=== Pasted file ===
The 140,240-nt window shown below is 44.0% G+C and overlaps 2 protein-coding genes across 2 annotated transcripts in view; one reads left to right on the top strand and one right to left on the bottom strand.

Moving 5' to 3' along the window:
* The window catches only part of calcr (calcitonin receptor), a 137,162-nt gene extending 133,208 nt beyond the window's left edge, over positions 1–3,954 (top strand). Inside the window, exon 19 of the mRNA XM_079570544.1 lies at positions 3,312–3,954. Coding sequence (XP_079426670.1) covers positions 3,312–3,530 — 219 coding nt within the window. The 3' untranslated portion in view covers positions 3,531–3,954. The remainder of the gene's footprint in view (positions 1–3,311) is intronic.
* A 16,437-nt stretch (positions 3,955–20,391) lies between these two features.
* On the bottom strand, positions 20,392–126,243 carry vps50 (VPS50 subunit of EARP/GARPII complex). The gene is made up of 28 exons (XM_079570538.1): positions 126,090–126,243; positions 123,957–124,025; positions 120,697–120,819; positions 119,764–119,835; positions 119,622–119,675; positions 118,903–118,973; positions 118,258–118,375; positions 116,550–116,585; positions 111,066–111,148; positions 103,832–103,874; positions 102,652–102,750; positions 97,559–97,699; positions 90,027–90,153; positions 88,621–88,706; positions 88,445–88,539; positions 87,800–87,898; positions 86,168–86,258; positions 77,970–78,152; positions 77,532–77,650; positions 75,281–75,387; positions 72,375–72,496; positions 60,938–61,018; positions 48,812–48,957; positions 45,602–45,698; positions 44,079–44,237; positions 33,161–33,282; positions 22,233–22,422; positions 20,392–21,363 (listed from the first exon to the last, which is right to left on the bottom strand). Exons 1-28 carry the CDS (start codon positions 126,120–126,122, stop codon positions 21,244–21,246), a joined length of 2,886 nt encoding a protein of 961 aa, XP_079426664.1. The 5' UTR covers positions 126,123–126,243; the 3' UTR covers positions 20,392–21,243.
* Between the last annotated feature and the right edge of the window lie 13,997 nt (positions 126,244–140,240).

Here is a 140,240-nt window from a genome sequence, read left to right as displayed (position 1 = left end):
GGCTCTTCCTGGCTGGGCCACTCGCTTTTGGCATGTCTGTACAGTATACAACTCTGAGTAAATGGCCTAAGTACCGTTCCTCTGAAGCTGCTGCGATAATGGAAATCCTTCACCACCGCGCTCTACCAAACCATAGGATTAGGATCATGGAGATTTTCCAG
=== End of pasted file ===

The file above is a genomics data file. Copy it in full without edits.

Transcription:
The 140,240-nt window shown below is 44.0% G+C and overlaps 2 protein-coding genes across 2 annotated transcripts in view; one reads left to right on the top strand and one right to left on the bottom strand.

Moving 5' to 3' along the window:
* The window catches only part of calcr (calcitonin receptor), a 137,162-nt gene extending 133,208 nt beyond the window's left edge, over positions 1–3,954 (top strand). Inside the window, exon 19 of the mRNA XM_079570544.1 lies at positions 3,312–3,954. Coding sequence (XP_079426670.1) covers positions 3,312–3,530 — 219 coding nt within the window. The 3' untranslated portion in view covers positions 3,531–3,954. The remainder of the gene's footprint in view (positions 1–3,311) is intronic.
* A 16,437-nt stretch (positions 3,955–20,391) lies between these two features.
* On the bottom strand, positions 20,392–126,243 carry vps50 (VPS50 subunit of EARP/GARPII complex). The gene is made up of 28 exons (XM_079570538.1): positions 126,090–126,243; positions 123,957–124,025; positions 120,697–120,819; positions 119,764–119,835; positions 119,622–119,675; positions 118,903–118,973; positions 118,258–118,375; positions 116,550–116,585; positions 111,066–111,148; positions 103,832–103,874; positions 102,652–102,750; positions 97,559–97,699; positions 90,027–90,153; positions 88,621–88,706; positions 88,445–88,539; positions 87,800–87,898; positions 86,168–86,258; positions 77,970–78,152; positions 77,532–77,650; positions 75,281–75,387; positions 72,375–72,496; positions 60,938–61,018; positions 48,812–48,957; positions 45,602–45,698; positions 44,079–44,237; positions 33,161–33,282; positions 22,233–22,422; positions 20,392–21,363 (listed from the first exon to the last, which is right to left on the bottom strand). Exons 1-28 carry the CDS (start codon positions 126,120–126,122, stop codon positions 21,244–21,246), a joined length of 2,886 nt encoding a protein of 961 aa, XP_079426664.1. The 5' UTR covers positions 126,123–126,243; the 3' UTR covers positions 20,392–21,243.
* Between the last annotated feature and the right edge of the window lie 13,997 nt (positions 126,244–140,240).

Here is a 140,240-nt window from a genome sequence, read left to right as displayed (position 1 = left end):
GGCTCTTCCTGGCTGGGCCACTCGCTTTTGGCATGTCTGTACAGTATACAACTCTGAGTAAATGGCCTAAGTACCGTTCCTCTGAAGCTGCTGCGATAATGGAAATCCTTCACCACCGCGCTCTACCAAACCATAGGATTAGGATCATGGAGATTTTCCAG